2002 Award Winner
Since I was born, it has been a family tradition to visit my uncle‘s home in Vermont. We always went to Vermont a number of times during the summer months. My uncle‘s house borders the Green River in Windham County. Since I can remember, the majority of my time there has been spent observing the multitude of organisms that inhabit the river.
There are many different kinds of plant and animal life that contribute to the biodiversity of this location. My brother and I have caught such organisms as crayfish, black-nosed dace (minnows), brook trout, and water striders. We recently observed Atlantic salmon, which were stocked in the river four to five years ago. We also spent many hours observing the many different insects that inhabit the river, such as mayflies, dobsonflies, and caddis flies. This river ecosystem is also home to a variety of trees, such as white pines, red oaks, red maples, sugar maples, yellow birch, hemlocks, beeches, and gray birch. There are also many sedges and reeds that live on the edge of the river. It is this area of the river that caught my attention. For here, nestled next to the flow of the river, is a large, isolated pool of water. Every Fourth of July vacation, this pool looks as if it is set off from the main flow of the river. It was in this area that my brother and I would go to catch the tremendous number of tadpoles that developed each year. The tadpoles we caught were mostly the tadpoles of leopard frogs and the American toad.
One September, on our Labor Day weekend visit, my brother and I were doing what we always used to do—catching the frogs that had developed from the tadpoles we observed during the Fourth of July weekend. What we found this particular year was something we had never seen before—a frog with a missing back limb! How could this happen?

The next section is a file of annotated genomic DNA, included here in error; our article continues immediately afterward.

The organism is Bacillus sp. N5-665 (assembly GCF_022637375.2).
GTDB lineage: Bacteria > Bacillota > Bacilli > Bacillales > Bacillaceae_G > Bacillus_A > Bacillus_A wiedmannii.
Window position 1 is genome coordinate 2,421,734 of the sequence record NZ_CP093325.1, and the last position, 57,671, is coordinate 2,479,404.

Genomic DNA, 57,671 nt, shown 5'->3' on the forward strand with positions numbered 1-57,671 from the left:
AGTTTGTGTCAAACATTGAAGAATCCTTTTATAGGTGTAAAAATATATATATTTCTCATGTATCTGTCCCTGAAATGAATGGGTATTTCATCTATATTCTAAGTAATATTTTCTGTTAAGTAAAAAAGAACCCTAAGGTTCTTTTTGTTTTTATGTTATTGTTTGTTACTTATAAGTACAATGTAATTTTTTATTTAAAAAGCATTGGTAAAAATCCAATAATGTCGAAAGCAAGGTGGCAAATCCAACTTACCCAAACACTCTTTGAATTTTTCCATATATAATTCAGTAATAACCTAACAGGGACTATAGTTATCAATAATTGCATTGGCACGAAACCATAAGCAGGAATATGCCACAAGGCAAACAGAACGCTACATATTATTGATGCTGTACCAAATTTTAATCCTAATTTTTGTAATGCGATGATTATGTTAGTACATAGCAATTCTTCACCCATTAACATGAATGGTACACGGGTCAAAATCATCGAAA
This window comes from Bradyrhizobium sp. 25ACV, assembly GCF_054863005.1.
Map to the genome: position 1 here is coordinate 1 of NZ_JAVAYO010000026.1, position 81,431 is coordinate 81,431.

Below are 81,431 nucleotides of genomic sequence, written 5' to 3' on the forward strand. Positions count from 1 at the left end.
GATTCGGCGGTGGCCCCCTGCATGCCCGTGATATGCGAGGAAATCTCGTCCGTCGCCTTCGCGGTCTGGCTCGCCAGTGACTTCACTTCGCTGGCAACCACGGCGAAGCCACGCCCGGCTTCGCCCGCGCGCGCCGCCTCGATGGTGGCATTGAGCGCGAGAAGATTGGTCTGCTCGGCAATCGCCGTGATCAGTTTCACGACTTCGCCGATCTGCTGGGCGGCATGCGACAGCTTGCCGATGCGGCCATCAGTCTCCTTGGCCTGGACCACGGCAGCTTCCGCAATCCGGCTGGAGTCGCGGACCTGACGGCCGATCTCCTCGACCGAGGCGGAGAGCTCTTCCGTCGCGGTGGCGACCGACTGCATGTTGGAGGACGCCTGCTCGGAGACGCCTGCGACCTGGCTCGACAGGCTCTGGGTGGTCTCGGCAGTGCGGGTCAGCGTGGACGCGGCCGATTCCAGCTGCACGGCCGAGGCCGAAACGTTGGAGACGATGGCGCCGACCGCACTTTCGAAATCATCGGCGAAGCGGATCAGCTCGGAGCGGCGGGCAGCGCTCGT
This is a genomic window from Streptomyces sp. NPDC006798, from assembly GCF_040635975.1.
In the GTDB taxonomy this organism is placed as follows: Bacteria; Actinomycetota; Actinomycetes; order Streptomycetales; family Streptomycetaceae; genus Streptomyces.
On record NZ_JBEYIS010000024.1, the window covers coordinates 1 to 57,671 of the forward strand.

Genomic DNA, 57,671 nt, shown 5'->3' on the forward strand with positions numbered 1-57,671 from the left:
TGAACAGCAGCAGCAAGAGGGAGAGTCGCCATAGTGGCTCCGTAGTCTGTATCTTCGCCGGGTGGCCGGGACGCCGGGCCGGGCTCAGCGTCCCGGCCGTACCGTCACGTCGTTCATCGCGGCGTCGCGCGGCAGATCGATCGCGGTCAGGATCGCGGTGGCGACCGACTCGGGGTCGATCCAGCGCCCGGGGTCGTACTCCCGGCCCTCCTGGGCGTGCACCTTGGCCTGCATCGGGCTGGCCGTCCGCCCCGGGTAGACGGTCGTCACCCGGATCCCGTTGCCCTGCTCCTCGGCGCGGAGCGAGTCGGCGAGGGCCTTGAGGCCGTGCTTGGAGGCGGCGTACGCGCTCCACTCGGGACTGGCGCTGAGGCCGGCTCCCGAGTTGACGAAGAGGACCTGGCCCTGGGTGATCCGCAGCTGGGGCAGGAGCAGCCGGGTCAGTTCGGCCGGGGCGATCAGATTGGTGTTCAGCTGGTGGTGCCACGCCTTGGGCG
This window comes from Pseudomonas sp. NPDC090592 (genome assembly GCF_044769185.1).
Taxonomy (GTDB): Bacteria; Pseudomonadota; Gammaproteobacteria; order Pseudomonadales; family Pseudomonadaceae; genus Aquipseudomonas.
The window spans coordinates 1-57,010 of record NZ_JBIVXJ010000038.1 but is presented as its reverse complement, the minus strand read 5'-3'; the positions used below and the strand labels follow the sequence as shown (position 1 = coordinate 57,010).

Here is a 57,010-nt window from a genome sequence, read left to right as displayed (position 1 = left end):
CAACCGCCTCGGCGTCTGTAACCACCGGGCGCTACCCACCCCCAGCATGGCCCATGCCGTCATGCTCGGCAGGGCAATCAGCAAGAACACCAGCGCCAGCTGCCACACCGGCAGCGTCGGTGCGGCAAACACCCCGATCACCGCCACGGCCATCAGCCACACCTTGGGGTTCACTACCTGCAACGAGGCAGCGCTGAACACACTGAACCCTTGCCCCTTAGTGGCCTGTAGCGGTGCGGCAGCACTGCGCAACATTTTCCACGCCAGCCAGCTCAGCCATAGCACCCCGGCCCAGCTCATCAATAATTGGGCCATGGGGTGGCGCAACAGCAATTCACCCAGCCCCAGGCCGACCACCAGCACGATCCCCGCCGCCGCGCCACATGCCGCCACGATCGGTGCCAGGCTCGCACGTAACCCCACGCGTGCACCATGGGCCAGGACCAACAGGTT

I had learned how metamorphosis, the change from a larval stage to an adult, occurs in a frog. Toad and frog eggs are laid in the shallow water of a flooded field, pond, or at the edge of a stream. They hatch into larvae (tadpoles) that are entirely aquatic herbivores. During metamorphosis tadpoles lose their internal gills and tail, and develop lungs and limbs. This remarkable transformation turns the previously aquatic vegetarian into an air-breathing carnivorous toad or frog which eats primarily insects.
What could have happened to cause this one frog to develop with a missing limb? This find started my quest for answers. I immediately began obtaining books and articles on deformities in frogs. I soon began to realize that the cause of deformities in frogs is a big concern among scientists today. Scientists first began noticing a decline in amphibian populations about 15 years ago, but public concern really took off in the mid-1990s. In August 1995, students from the Minnesota New Country School reported that 50 percent of the frogs they had caught had deformities of the hind legs. Many had only one undeveloped leg, others had only one hind leg, while still others had two feet on one leg.
At this point, I began to wonder if this was a widespread problem across the state of Vermont. I decided to obtain maps of the counties around my uncle‘s home in Vermont. These maps listed reported sightings of deformed frogs in the area. The two counties I looked at closely were Windham County and Rutland County, which is located north of my uncle‘s property. When I went to see if there was any information listed for Windham County, this is what I found:
I was so amazed that there were even reports of deformed frogs! Was the frog I saw part of a growing trend? Did this report mean that there is only one deformed frog in Windham County? Why have people been looking? I still had a lot of unanswered questions. I began to research some of the possible causes of these deformities.I found out that four theories have been put forward to explain the deformities: